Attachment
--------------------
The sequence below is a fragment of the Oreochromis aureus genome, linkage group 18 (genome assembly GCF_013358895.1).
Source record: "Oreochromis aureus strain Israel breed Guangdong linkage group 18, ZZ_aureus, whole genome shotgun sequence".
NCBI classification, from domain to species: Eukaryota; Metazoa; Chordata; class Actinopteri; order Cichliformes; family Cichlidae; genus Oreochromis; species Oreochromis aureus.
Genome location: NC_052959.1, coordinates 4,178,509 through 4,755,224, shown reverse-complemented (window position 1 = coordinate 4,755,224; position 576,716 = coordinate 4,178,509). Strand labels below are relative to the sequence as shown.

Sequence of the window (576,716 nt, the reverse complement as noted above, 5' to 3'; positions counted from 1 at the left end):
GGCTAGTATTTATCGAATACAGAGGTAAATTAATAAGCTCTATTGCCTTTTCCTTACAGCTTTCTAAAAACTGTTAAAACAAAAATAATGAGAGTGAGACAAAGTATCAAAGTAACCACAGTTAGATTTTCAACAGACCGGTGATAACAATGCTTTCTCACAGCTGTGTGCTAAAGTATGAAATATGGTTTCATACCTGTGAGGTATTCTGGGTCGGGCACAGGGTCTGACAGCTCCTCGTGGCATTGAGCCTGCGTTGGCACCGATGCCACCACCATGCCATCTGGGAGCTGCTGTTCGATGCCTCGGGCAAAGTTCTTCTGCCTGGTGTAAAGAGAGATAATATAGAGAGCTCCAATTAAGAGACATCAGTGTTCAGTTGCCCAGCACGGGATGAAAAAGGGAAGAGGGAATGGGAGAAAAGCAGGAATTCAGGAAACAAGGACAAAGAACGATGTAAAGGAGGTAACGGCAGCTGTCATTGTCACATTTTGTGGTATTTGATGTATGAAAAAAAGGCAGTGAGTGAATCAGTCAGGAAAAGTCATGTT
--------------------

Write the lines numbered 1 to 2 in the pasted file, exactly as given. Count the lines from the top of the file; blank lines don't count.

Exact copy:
The sequence below is a fragment of the Oreochromis aureus genome, linkage group 18 (genome assembly GCF_013358895.1).
Source record: "Oreochromis aureus strain Israel breed Guangdong linkage group 18, ZZ_aureus, whole genome shotgun sequence".